Dads 'don't read bedtime stories' according to a headline on the BBC News website, citing some research which suggested that "less than half of fathers regularly read bedtime stories to their children" [BBC News 10 April 2008].
Just humour me while I unpack how I read this story.
Firstly I felt guilty. I used to read to my children when they were younger, but nowadays they mostly read to themselves. So am I one of the "more than half" that don't "regularly" read bedtime stories? That's terrible.
Then I worked out the punctuation. The inverted commas indicate that the BBC is quoting from "research". (This could mean anything from casual survey to serious academic study.) Phew, at least it's not the BBC that's criticizing me, merely a bunch of "researchers".
Then I worked out the implied context. Thinking about it, I started to doubt whether many fathers read regularly to their grown-up children. So when it says "fathers" it presumably means "fathers of young children". Without this qualification, the statement seems pretty implausible. Maybe it's not me that they're talking about after all?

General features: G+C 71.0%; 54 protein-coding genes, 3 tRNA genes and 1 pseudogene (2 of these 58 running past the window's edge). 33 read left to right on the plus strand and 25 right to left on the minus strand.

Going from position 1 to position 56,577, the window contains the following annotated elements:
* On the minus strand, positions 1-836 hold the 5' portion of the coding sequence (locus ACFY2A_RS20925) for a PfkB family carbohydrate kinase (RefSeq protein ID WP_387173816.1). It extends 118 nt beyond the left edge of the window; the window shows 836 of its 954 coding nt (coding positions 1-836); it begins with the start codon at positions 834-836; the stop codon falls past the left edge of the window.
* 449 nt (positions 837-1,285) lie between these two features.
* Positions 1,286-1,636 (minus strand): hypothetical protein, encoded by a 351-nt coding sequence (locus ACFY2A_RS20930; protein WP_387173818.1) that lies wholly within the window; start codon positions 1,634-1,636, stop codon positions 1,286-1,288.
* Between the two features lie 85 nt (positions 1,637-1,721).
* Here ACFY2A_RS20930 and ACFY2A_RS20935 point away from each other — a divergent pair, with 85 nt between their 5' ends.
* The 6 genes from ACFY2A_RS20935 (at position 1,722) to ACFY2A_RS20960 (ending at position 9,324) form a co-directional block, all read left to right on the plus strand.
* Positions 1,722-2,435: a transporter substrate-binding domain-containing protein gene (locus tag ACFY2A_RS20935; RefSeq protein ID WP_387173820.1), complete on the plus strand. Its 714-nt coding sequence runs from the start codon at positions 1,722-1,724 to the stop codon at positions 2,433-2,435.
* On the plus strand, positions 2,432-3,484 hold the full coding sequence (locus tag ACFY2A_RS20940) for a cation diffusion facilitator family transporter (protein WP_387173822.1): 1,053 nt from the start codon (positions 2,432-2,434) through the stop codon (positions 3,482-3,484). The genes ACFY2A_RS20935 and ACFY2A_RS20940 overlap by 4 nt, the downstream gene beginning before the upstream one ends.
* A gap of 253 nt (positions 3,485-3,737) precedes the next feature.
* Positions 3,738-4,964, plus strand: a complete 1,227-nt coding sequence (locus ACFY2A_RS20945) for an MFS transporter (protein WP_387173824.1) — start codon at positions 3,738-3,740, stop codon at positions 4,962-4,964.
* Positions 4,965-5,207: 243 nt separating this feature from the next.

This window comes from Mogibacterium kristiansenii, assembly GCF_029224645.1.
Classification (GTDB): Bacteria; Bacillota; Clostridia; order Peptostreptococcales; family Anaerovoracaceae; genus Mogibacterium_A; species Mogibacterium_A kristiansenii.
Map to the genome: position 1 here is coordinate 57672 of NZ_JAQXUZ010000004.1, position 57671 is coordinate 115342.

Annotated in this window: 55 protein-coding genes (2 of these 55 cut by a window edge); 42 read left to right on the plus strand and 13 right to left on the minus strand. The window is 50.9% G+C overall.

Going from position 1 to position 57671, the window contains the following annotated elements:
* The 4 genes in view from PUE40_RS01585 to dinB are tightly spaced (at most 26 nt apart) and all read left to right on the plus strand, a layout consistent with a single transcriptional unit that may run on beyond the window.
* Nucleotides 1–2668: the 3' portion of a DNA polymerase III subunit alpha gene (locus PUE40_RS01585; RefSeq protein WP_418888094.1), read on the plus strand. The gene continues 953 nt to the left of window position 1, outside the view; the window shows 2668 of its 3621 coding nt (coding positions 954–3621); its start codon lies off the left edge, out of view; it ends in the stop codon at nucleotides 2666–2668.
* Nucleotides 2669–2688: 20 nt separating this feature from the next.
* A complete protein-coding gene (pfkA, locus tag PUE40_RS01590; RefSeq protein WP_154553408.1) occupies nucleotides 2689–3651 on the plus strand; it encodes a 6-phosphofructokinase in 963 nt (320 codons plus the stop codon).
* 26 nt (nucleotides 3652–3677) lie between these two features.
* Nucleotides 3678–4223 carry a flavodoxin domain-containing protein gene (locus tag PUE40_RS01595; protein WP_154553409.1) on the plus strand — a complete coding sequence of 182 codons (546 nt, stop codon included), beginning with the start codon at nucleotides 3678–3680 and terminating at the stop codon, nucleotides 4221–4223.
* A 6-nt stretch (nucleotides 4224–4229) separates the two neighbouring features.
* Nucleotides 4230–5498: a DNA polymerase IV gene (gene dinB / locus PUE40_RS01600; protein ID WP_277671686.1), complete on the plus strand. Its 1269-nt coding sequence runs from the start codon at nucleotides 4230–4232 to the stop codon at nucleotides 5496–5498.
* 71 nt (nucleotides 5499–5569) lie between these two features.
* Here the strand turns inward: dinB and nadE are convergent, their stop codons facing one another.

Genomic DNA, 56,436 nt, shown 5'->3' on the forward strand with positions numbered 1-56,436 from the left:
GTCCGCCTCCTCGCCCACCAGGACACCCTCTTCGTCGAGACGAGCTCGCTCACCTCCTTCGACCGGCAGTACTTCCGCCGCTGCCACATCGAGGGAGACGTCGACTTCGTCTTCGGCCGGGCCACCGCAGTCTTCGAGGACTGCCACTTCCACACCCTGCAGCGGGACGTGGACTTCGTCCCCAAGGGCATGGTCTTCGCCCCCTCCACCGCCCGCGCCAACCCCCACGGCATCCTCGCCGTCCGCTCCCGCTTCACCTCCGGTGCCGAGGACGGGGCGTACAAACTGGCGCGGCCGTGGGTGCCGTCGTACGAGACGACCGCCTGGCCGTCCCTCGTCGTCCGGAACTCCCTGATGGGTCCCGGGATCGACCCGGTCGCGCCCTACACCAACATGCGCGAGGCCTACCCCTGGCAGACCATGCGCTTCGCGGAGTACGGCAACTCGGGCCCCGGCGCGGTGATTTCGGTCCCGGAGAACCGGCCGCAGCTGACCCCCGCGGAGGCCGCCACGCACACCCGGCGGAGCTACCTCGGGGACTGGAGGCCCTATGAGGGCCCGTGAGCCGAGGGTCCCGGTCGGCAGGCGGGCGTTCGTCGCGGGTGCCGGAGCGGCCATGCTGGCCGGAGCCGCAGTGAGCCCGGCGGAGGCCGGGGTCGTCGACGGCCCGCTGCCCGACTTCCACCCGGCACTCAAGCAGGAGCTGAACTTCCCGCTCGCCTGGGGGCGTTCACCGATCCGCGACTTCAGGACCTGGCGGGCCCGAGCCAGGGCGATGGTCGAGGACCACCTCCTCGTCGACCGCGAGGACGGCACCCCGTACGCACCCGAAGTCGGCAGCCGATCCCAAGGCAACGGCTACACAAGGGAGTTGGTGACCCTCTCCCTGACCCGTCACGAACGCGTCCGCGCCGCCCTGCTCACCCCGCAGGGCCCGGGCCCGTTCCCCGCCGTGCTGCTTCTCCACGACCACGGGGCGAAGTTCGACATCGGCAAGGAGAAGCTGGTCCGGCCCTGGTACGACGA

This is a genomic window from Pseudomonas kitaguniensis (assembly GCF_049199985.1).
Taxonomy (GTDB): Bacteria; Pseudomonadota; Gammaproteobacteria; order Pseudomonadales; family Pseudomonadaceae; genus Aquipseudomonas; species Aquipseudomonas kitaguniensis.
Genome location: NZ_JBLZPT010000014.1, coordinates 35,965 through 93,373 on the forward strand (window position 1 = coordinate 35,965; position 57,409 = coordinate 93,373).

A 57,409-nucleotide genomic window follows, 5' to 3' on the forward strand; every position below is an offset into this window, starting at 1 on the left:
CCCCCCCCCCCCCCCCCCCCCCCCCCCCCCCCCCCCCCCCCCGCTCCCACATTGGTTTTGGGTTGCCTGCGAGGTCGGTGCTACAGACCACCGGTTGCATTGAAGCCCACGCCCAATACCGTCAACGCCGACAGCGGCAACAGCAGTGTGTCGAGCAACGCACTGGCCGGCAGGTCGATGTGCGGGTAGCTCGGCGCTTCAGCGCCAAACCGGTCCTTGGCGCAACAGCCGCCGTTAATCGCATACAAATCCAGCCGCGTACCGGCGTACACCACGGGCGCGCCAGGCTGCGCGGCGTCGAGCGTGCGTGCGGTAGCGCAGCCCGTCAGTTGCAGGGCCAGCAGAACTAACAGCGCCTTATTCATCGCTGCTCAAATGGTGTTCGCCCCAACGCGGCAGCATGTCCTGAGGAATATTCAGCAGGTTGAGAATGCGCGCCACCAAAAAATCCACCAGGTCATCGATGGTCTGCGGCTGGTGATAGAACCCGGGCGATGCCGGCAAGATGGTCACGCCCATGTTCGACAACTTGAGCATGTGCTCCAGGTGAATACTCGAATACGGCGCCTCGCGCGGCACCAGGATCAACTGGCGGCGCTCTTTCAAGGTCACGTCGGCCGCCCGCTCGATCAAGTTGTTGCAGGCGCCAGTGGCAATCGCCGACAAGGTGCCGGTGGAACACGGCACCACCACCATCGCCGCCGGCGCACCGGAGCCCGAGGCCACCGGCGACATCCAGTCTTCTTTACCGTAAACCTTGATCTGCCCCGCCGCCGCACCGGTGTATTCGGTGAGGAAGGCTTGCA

Finally I read the footnotes. There weren't any footnotes on the BBC website, so I went to the National Year of Reading website. Eventually I found a press release (9 April 2008) with a footnote to a YouGov survey.
"Note to editors. The National Year of Reading research was conducted by YouGov, who surveyed 2,207 parents of children aged 0-16 in March 2008. Parents of children aged older than ten were asked to respond about when they were younger."The unnamed hack who copied this press release onto the BBC website either failed to read this footnote, or failed to appreciate its importance. So much for reading then. I wonder what (if anything) his or her parents used to read at bedtime.